Tottenham Hotspur: Tottenham Hotspur Supporters’ Trust have contacted all members aged 70 and over to check that they’re okay, have a support network and offering assistance if not – as well as offering chats about all things Spurs whenever they get bored. 

The trust has also continued to share public health messaging in newsletters and email communications. They’ve kept in close contact with the club around football and ticketing matters – and put forward the fan perspective on these issues. Spurs fans via the Trust have also been financially supporting “Meals for the NHS“.

Watford: The Hertfordshire club have offered up all of their facilities up to the NHS to use exclusively as they continue to support Watford General Hospital. Through the ticket office, in conjunction with volunteer fans, the club has started a program to help supporters who may need social contact or even just a chat when they are on their own.

Elsewhere, both Brighton and Bournemouth have offered tickets to NHS staff for next season.


Hull City Supporters’ Trust (HCST) have been fundraising for local charities and community groups. After raising £1,500 in January for MindHEALTH by selling Hull City’s famous 1993-94 shirt, HCST are doing the same again with four new replica shirts. This time raising funds for Help The Aged, Dove House Hospice and Emmaus Hull and East Riding our local homeless support charity.

Nottingham Forest staff have been contacting the club’s most elderly supporters to check on them and offer guidance and support where possibly. The Robin Hood Fund has now surpassed £25,000 in donations and have set a new target for raising £35,000.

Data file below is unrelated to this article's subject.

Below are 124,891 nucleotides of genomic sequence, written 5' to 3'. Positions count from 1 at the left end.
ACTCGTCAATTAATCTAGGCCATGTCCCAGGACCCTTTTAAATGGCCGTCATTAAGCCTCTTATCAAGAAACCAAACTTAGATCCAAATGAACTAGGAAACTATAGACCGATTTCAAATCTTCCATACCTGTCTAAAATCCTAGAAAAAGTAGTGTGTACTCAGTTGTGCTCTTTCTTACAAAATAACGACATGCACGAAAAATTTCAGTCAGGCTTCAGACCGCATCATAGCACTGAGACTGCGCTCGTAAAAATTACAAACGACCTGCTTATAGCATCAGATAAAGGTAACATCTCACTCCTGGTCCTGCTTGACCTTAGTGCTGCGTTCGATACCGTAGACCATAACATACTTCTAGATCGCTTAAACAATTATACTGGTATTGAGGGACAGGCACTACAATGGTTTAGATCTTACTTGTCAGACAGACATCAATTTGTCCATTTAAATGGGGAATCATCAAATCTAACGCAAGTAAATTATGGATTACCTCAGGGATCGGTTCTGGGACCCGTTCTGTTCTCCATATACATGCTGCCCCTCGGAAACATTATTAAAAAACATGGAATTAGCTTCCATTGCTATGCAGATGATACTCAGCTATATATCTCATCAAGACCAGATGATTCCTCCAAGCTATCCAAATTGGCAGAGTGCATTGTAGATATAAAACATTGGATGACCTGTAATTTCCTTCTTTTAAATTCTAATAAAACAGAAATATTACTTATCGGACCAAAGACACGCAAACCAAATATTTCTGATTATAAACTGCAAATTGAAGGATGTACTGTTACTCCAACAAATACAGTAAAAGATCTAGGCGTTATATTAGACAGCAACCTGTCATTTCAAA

Middlesbrough have donated radios for use at North Tees Hospital during the crisis. The Teeside club’s foundation has also donated to the local foodbank and assisted Middlesbrough Council with the delivery of over 52,000 leaflets to homes in in the area which provide advice and guidance on the public health crisis.

League One & Two

In League One, AFC Wimbledon have been engaging in community work, while in League Two Colchester United have been offering logistical support to a range of community organisations. U’s staff and volunteers have been taking part in food collections, food parcel deliveries, lunch deliveries for isolated young people and a food parcel collection service.

Also in League Two, Crewe Alexandra manager Dave Artell, along with several players and other senior figures at the club have agreed to give up some time to have a phone call with those who need it the most. Walsall Supporters Trust also announced that they will be donating £225 to Walsall Outreach who feed the most vulnerable in the  town.